Water diversions across Colorado's Continental Divide have taken their toll on the Upper Colorado River for decades. In combination, the Colorado Big-Thompson Project, Denver Water's Moffat Tunnel, and the Windy Gap Project divert over 50 percent of the Colorado's native flows from the West Slope to the Front Range. The aquatic ecosystem and regional recreation economy have suffered as a result of these reduced flows, and unfortunately the Colorado River faces additional threats of further flow degradation.
In 2003, the Municipal Subdistrict of the Northern Colorado Water Conservancy District began the permitting process to “firm” the Windy Gap Project by increasing transmountain diversions and creating additional storage. If approved, the Project would move the Colorado River one step closer to being a “flat lined” river, with flows perpetually at low base flow levels. According to the Draft Environmental Impact Statement released by the Bureau of Reclamation in 2008, Project diversions would mainly take place between May and August and reduce existing flows in the Upper Colorado by as much as 24 percent. The additional water would be transported through the existing Colorado Big-Thompson Project and stored in the proposed Chimney Hollow Reservoir, which would be built west of Carter Lake.
AW realizes that Front Range cities need to meet water resource needs for future growth, and the Windy Gap Firming Project is listed by the conservation community in Facing Our Future as a workable alternative to other, more damaging water development plans - provided that the project is made “smart.” For a project to be considered “smart supply”, effective water conservation measures must be in place and potential environmental impacts must be fully analyzed and either prevented or properly mitigated. Unfortunately, as it is now proposed the Windy Gap Firming Project falls short. Some of the participant cities have minimal conservation measures - at least one of them is still on a flat water rate system with no price incentive for conservation.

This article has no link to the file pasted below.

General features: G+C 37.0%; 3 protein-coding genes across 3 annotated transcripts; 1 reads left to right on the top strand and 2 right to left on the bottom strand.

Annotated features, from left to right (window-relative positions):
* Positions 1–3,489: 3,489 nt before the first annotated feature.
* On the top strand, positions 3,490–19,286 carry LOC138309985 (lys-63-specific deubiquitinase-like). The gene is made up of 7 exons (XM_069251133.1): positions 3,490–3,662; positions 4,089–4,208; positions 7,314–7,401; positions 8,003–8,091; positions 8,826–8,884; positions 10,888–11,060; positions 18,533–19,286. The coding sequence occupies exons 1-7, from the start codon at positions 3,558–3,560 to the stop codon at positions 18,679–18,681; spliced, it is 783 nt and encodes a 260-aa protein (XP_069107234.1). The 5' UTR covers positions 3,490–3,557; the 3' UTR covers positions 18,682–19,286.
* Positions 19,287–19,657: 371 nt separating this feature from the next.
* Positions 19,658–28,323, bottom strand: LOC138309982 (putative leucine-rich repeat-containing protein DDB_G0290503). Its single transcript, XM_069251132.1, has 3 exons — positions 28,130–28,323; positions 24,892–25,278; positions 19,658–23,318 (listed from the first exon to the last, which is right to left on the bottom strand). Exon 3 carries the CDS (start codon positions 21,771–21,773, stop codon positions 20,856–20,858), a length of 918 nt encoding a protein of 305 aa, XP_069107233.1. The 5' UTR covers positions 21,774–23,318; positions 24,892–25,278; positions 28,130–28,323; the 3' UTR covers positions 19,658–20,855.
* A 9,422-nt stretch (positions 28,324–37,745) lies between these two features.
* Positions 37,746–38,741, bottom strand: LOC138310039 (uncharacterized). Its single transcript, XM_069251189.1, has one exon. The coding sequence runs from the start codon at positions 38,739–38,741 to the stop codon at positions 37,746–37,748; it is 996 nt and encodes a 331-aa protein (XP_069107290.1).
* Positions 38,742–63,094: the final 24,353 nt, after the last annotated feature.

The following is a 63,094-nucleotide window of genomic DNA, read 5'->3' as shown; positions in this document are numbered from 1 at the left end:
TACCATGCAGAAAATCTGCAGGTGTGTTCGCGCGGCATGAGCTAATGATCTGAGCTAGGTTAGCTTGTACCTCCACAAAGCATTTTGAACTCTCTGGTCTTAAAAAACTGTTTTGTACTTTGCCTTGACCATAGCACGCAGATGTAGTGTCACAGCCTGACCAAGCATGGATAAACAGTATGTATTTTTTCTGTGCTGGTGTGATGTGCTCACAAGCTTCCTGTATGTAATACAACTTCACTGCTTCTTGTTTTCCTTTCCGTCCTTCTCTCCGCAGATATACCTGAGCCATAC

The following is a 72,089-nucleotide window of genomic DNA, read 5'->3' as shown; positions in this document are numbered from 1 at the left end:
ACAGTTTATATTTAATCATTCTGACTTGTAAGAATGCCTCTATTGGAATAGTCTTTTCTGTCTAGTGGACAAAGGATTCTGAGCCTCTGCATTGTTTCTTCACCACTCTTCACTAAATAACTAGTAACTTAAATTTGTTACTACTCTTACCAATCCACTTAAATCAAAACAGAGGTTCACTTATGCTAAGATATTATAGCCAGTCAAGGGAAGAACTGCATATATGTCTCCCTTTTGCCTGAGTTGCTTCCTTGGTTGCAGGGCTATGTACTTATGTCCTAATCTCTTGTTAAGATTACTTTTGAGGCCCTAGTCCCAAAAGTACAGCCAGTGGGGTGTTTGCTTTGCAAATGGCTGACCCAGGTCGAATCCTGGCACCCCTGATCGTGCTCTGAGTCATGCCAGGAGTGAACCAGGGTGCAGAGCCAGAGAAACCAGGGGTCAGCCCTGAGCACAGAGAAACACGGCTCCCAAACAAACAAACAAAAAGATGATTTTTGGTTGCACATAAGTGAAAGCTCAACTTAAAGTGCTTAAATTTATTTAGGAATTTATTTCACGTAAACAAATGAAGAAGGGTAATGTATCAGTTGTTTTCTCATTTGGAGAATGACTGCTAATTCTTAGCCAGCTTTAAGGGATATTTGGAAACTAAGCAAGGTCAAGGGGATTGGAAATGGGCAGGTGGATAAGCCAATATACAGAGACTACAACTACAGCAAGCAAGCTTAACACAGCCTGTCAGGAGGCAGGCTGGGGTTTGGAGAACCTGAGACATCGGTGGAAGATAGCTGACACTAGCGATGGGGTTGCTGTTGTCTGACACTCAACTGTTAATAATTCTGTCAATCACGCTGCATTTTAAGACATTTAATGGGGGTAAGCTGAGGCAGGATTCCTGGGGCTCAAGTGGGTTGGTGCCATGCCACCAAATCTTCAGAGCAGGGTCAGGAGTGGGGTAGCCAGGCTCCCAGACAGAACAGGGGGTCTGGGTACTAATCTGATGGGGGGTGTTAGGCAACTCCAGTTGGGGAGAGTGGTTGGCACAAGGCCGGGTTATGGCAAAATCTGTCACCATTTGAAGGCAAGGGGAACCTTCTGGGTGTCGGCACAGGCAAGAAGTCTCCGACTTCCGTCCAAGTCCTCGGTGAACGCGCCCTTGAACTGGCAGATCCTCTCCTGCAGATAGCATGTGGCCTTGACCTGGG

American Whitewater believes that the project can be made more environmentally sound and has been working hard since 2007 to advocate for protection of the Upper Colorado's flows. In addition to tracking the project and supporting local communities in commenting on the Draft Environmental Impact Statement (Bureau of Reclamation, 2008), we also launched a series of studies aimed at quantifying flow needs for the $150 million annual rafting and kayaking industry. We seek to protect all of the flow related Outstandingly Remarkable values, including recreational rafting, kayaking and fishing, and wildlife habitat and scenery. The Final Environmental Impact Statement will be released in 2011 - Stay tuned for updates on the process and for more information on how you can help protect the Upper Colorado!
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|Nathan Fey||Longmont CO||Details...|
Recreational Water Rights Sought for the Upper Colorado River
January 31, 2011
Colorado's Windy Gap Firming Project: Troubling Trend?
January 22, 2015
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This document summarizes the alternatives analyzed in detail under the Environmental Impact Study, and their environmental effects.